Around 100 million years ago the earth’s crust started shifting and the oceanic plate began sinking under the North American plate. This caused the ground to rise and the friction forced hot magma up through the earth’s crust creating volcanoes and chasing away the shallow sea. We see dramatic evidence of this volcanic history at Ubehebe Crater.

As faulting and tectonic shifting continued, the mountains rose and the valley began to sink. This process continues today. The valley, still sinking, is continually filled in by sediment washing down from the surrounding mountains.

10,000 years ago the glaciers which had covered much of North America began to melt and recede. They left behind a large freshwater lake, known as Lake Manly. At its height, Lake Manly was 80 miles long and 800 feet deep! As the climate continued to warm, Lake Manly evaporated, leaving behind the valley floor and salt flats we see today (and lending some credibility to the Queen of Death Valley legend).

The result of this long and complicated process is the spectacular scenery that now makes up Death Valley National Park.

Eureka Sand Dunes

Accessed from the North entrance to the park (or the adventurous and sometimes technical 4×4 route from Saline Valley through Steel Pass), the Eureka Sand Dunes are the tallest dunes in California – potentially the tallest in North America. They rise 600 feet from the floor of the valley.

Though the Mesquite dunes cover a larger area, there is a special draw to the Eureka Dunes. Perhaps it’s their remoteness – the north end of the park is a little more isolated and much less visited. Perhaps it’s one of their most unique features that lends an air of the ethereal to these particular dunes: they sing.

As sand avalanches from the steepest dune or the highest peak the dunes emit a droning hum, the sound comparable to a pipe organ or passing plane. The phenomenon is not completely understood, though it’s believed that it may be related to the texture of the sand grains and the friction of them sliding against one another.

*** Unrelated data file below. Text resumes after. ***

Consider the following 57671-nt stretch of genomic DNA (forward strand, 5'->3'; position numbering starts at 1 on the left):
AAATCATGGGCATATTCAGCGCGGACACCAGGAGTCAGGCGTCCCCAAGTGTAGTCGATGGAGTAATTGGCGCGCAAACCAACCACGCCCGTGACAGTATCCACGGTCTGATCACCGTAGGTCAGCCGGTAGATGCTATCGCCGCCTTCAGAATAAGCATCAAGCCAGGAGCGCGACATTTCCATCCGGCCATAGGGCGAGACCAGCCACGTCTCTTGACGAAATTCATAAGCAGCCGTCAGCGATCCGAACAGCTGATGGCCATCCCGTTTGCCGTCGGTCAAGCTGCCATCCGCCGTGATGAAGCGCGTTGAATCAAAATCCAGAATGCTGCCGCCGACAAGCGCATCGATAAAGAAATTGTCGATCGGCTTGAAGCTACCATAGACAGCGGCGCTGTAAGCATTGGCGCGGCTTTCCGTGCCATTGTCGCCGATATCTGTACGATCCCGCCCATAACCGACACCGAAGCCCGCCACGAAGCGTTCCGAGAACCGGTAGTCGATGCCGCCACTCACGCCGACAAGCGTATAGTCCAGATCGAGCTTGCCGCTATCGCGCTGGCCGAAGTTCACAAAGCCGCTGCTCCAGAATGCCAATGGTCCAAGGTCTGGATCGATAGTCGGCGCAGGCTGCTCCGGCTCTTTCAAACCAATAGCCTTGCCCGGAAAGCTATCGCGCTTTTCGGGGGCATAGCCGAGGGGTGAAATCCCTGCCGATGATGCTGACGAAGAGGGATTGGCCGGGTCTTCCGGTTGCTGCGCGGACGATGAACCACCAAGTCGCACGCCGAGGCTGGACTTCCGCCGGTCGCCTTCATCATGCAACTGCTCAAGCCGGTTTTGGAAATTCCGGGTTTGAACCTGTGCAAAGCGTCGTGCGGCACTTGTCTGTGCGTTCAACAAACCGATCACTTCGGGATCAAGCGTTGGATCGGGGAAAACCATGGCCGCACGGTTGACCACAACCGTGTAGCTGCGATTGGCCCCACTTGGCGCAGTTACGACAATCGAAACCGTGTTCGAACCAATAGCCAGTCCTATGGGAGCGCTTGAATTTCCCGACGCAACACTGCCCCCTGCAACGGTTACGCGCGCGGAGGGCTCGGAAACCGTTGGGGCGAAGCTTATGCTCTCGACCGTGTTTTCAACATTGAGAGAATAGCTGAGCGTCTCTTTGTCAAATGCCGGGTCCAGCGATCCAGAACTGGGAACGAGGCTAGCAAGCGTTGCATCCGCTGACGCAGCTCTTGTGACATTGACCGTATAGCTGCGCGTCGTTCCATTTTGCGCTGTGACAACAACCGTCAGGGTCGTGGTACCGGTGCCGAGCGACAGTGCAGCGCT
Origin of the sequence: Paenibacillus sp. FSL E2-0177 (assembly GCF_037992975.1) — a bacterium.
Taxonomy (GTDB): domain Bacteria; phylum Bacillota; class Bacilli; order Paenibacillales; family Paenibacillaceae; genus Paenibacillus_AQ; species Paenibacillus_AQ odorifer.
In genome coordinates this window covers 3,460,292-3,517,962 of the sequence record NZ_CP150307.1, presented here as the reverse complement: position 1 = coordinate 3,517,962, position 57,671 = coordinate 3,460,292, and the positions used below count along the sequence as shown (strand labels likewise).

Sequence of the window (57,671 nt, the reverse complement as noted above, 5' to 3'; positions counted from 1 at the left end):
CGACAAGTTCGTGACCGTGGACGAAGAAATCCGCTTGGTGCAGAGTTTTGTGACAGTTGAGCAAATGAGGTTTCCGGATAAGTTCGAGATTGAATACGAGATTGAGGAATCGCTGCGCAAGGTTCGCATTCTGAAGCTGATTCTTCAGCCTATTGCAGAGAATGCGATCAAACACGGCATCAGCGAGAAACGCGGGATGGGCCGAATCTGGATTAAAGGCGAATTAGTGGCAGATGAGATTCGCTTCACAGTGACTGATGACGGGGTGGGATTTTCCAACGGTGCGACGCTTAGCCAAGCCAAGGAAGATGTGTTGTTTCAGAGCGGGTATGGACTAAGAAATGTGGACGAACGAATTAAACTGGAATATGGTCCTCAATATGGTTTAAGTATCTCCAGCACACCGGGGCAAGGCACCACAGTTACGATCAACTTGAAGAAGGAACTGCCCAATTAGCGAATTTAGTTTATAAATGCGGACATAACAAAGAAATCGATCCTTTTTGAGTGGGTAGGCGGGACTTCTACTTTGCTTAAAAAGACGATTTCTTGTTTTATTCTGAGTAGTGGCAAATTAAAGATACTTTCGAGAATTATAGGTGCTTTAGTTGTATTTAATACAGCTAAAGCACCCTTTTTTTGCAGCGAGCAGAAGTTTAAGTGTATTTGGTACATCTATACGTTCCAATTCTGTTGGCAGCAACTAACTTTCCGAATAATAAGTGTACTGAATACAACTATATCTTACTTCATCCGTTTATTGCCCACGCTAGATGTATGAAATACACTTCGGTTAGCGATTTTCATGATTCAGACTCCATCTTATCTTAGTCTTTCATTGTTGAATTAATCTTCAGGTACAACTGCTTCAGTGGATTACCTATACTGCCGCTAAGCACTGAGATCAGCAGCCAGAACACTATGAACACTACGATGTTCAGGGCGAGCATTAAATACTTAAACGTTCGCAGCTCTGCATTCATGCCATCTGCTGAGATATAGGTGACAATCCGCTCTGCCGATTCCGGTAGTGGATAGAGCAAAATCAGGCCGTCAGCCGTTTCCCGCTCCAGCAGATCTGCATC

Resting in the shadow of the Last Chance Mountains towering 4,000 feet above them, the Eureka Dunes represent a striking landscape. Camping is allowed in the area, though not on the dunes or at their base where a delicate eco-system of flora and fauna exist. To further protect this fragile system, off-road driving is prohibited in the area. Though, as we will see, there are plenty of technical 4×4 opportunites while remaining ON road in the remote reaches of the park.

The Racetrack

One of Death Valley National Park’s most remarkable geologic features is also its most enduring mystery. The Racetrack Playa sits at an elevation of 3700′. The Last Chance and Cottonwood Ranges surround it. It is a rugged and remote landscape with an incomparable night sky. Approximately 10,000 years ago the lake which covered the area evaporated, leaving behind the beige-colored mud floor – about 1,000′ thick.

What makes the Racetrack truly unique, however, has sparked debate among researchers for many years: rocks that move on their own!